The absurdity mounts during the slasher escapades of the latter half. Like any good Catholic, Billy blames Pamela for her rape, gutting his romantic crush with a box cutter. The murders go unheard by the shop owner, who shrugs off the strange noises as the result of his drinking. The stalking scene through the toy shop has a few clever bits. However, you have to wonder why a toy shop would stock a fully working box and arrow… The movie’s most notorious moment is, no doubt, it’s most entertaining. Nudity prone scream queen Linnea Quigley is getting hot and heavy with her boyfriend in the basement. Their attempted seasonal rutting is interrupted first by the girl’s little sister and then the cat wanting in. Dressed in a pair of cut-off jean shorts and nothing else, Linnea goes outside into the snow to let the cat in. Naturally, the killer springs, tumbles the nude girl around the living room, before impaling her on a pair of strategically placed reindeer antlers. The boyfriend, meanwhile, doesn’t hear any of the screaming, wall slashing, or glass breaking. After both are dead, Santa gifts the little sister with a bloody box cutter, she too apparently not hearing the noisy murders that had just taken place.

The dramatic contrivances build up as the film barrels towards its climax. The police can’t call the orphanage and warn the nuns because one of the kids left the only phone off the hook. The cops shoot a man in a Santa suit approaching the orphanage, only to find out that was kindly Father O’Brian, the deaf-mute pastor! When Billy does show up to take his revenge on Mother Superior, she doesn’t run or try to get the other kids to safety. Instead, she looks the killer right in the eyes and says, repeatedly, “There is no Santa Claus!,” as if that would stop him.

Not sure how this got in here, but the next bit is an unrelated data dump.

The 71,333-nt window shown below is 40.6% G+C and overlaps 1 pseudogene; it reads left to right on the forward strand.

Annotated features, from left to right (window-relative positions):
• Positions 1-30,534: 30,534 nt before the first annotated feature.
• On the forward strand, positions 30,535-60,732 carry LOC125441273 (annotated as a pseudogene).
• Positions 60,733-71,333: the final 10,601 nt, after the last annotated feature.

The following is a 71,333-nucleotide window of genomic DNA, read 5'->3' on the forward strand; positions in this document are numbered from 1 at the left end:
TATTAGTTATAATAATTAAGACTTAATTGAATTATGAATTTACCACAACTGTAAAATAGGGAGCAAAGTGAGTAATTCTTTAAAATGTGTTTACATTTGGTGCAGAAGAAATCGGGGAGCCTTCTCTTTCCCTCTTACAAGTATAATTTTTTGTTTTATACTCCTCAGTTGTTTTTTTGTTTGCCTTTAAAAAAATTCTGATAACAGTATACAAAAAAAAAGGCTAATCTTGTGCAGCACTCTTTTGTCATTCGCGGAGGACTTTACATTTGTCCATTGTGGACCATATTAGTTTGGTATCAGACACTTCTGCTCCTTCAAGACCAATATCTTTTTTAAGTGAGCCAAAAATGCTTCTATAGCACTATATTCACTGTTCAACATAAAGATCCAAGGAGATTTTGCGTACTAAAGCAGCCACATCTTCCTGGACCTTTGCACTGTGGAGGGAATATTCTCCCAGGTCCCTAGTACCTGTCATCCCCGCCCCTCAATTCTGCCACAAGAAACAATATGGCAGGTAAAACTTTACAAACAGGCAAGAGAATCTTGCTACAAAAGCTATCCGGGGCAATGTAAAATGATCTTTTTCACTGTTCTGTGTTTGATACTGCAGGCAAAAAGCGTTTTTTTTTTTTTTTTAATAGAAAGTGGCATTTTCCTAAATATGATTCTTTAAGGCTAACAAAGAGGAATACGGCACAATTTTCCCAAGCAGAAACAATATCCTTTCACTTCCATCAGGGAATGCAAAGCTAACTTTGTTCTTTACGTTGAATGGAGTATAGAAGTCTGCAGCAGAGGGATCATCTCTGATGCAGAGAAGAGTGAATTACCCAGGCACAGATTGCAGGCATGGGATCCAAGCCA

The most endearing thing about “Silent Night, Deadly Night” is its deeply misanthropic, anti-Christmas streak. The first murder, the Santa Suit-clad robber shooting a gas station attendant, begins with the worker complaining about the fakeness of the holiday and ends with the murderer shouting “Merry fucking Christmas!” Christmas is presented as a night of judgment and moral hypocrisy. During the toy shop murder, Christmas decorations of Santa and his elves watch, coldly, disinterested, as innocent victims are brutally slain. Twice in the film, Santa Claus is shot to death in front of a room of kids. The most visually striking moment in the film is when Billy, randomly, turns his wrath on an innocent snowman. Just because he hates the season that much. Director Charles E. Sellier has claimed he had no agenda while making the film but clearly someone on the creative team really fucking hated Christmas. This makes “Silent Night, Deadly Night” ideal holiday counter-programming.

The movie’s good natured stupidity and camp balances out that mean tone. Robert Brian Wilson is a terrible actor, grunting monosyllabically behind his improbable Santa’s beard. The movie is loosely plotted, Billy mostly murdering random people before working his way back to Mother Superior. Most of the characters are aggressively sleazy cartoons. And what about those fucking awful original songs? “Santa’s Creeping?” “The Warm Side of the Door?” No wonder Billy goes crazy. Still, for all its dumbness, the film knows its audience. The gore effects are wet and creative. Each kill ties into the holiday setting, involving everything from Christmas lights to a sled. The sex and gore are piled on, with two rape scenes and four different sets of breasts. This is delightfully sleazy, deliriously campy, empty-headed holiday horror entertainment. Paired with a glass of eggnog, it’s the perfect antidote to a horror fan’s Christmas blues. [7.5/10]